Archive for July, 2013

A Well Fed Seed: Week of July 22

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photoHow many years have you been a member of Wayward’s CSA program?

This is my second year as a member but I would always find myself gravitating toward Wayward’s tent at the farmers market.
How did you first hear about Wayward?

Luck. I saw the beautiful produce at the market and have been hooked ever since.

What has been your favorite vegetable? Why?

Fennel. When I buy it at the store it tastes pretty plain but Wayward’s has a lot of flavor.

What has been your least favorite vegetable? Why?

Napa cabbage. I am just not a big fan of it.

What is the most interesting dish you have made from your CSA?  Please provide the recipe.  

Potato and Kale enchiladas 

I never measure when I cook so you can adjust the amount as needed
3 cups cooked cubed potatoes
3 cups chopped kale
1 yellow onion diced
3 cloves garlic minced
spices- paprika, cumin, oregano, cayenne and salt
3 cups homemade or store bought enchilada sauce
1/2 cup raosted pepitas
2 cups shredded cheese

Saute cooked potatoes, kale, onion, and garlic. Add the spices and let cook 2-3 minutes. Add in 1/2 of the pepitas and cook for one more minute. Build your enchiladas using the potato and kale mixture as the stuffing. At the end sprinkle the cheese and remaining pepitas on top. Bake 375 for 20-25 minutes.

Anything else you wish to share?

I would love to see some recipes linked with some of the produce from each week’s CSA.

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April Blaine headshot 3Fun fact about yourself:

I am originally from Arkansas, and though I have lived here for 10 years and now work near campus, my football loyalty is still largely to the Razorbacks!  I love to travel and have spent time in India, Australia, Europe, Central and South America.

How many years have you been a member of Wayward’s CSA program?

4 years

How did you first hear about Wayward?

Actually on the website!

What has been your favorite vegetable? Why?

It is a toss-up between Kale and the Cherry Tomatoes.  So many things we can do with them and so absolutely delicious!

What has been your least favorite vegetable? Why?
Green peppers–I just can’t learn to enjoy them…
What is the most interesting dish you have made from your CSA?  Please provide the recipe.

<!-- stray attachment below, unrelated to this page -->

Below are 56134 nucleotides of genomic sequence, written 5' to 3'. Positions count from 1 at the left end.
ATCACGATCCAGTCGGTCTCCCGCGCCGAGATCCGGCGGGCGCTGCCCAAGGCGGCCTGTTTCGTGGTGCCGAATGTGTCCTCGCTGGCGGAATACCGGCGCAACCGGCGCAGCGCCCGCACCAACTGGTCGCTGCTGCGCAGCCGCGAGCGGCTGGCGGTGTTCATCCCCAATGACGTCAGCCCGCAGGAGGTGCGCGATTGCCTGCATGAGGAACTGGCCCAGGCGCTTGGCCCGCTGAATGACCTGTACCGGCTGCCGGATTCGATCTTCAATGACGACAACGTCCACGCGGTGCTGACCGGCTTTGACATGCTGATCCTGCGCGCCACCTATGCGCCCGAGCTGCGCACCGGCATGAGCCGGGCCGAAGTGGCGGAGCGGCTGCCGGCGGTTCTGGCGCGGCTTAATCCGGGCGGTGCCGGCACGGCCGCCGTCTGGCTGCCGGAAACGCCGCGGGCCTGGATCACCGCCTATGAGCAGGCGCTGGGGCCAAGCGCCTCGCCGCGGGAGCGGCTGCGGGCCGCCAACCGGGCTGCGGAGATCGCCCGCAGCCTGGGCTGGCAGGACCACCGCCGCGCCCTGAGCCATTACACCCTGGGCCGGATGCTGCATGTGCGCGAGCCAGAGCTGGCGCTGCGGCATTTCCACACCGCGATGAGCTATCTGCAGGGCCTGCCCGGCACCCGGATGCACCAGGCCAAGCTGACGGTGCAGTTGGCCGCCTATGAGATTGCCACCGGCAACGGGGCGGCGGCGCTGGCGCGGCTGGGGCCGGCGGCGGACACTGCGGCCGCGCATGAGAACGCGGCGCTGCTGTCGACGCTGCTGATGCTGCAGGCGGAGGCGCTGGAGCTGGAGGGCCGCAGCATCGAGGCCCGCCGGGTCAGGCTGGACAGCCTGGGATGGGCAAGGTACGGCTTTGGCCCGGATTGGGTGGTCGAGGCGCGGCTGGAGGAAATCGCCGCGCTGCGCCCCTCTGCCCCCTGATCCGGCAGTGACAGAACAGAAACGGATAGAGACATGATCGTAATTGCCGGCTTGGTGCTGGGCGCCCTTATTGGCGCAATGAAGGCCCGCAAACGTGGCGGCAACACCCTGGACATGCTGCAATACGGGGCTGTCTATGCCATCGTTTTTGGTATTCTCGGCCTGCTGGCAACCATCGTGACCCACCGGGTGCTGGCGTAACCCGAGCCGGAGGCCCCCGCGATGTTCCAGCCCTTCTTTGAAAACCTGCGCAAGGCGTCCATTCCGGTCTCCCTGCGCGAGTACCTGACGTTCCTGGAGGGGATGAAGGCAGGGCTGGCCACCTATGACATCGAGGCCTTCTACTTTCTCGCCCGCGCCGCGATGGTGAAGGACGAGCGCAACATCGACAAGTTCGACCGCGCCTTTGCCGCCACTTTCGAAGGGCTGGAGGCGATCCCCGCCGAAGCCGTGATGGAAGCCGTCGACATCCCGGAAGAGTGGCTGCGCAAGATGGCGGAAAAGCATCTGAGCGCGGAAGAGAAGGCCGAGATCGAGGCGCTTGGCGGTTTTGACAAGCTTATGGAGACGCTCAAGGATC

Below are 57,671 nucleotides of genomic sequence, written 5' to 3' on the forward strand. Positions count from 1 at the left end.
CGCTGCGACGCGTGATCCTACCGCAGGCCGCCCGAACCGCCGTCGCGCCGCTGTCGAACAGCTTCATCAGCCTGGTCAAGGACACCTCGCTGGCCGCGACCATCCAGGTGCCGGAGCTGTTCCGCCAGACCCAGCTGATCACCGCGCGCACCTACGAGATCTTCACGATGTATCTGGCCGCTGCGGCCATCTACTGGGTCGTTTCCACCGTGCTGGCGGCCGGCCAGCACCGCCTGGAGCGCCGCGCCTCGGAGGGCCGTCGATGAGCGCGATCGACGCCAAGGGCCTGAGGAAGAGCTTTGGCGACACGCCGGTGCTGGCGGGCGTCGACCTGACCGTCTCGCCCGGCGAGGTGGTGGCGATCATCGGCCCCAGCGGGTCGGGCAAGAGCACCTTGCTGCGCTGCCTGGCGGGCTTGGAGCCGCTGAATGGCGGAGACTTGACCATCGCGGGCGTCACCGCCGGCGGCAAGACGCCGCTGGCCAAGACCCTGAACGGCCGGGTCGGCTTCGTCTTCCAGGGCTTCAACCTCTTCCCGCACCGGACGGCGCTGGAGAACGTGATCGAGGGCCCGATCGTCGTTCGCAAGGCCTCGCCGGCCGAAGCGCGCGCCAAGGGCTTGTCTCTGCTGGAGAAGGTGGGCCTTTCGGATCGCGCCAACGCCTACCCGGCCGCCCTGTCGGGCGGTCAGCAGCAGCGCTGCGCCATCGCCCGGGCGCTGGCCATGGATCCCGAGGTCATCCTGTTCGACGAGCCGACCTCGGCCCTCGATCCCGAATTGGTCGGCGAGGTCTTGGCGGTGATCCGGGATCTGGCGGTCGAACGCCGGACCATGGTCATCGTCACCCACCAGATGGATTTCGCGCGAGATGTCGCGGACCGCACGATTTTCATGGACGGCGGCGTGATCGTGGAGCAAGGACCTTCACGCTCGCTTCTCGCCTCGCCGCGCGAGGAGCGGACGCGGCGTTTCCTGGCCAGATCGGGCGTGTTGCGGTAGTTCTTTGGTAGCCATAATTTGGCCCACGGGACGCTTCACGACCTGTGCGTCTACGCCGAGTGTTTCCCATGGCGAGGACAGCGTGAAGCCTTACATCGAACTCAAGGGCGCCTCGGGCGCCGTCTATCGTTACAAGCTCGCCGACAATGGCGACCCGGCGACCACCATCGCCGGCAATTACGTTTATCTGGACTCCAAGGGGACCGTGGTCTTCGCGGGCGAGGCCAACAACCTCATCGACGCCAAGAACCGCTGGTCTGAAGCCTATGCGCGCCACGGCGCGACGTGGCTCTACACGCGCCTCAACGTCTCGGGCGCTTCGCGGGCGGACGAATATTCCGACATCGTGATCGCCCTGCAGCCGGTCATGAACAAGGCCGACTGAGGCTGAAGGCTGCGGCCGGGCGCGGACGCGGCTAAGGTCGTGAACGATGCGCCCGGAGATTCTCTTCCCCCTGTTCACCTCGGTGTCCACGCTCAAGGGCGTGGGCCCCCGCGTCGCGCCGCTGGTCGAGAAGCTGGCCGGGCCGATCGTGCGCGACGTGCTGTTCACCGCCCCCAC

There are so many to choose from.  I’m not sure if it is the most interesting, but it is a favorite:  
Fennel & Tomato Cream Pasta w/Sausage
1/2 lb of cooked sausage of your choice.
1 tbsp of olive oil
1 fennel bulb
1 clove of garlic
1-2 pints of cherry tomatoes depending on your preference
2 sprigs of rosemary
1 small tub of mascarpone cheese
1 box of pasta of your choice.
Cook Sausage.  Remove from pan.  Add olive oil and saute fennel until it starts to appear translucent on medium high heat. Add Garlic.  Cook until soft.  Cut cherry tomatoes in half and add to pan.
Meanwhile, cook pasta in a separate pan.
Saute until they fall apart and start to add liquid to the pan.  Chop rosemary and add to pan.
Remove from heat and then add mascarpone cheese until creamy.
Serve over pasta.

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Fun fact about yourself:


Will work for vegetables! Even though I’ve only been at it for a little while, I much prefer telling people I’m a farmer than saying I’m a retired programmer. Everybody eats, but few are interested in discussing the merits of programming.

How many years have you been a member of Wayward’s CSA program?

My wife and I purchased community shares from Sandy Sterrett who ended deliveries in Columbus. We started with Wayward Seed a couple of years ago. I used to be bewildered and confused by all the strange vegetables. Now most of them are cut up and roasted on Friday night. The greens go into the blender to make a green soup, which usually doesn’t last the weekend. Green smoothies are under study at our house.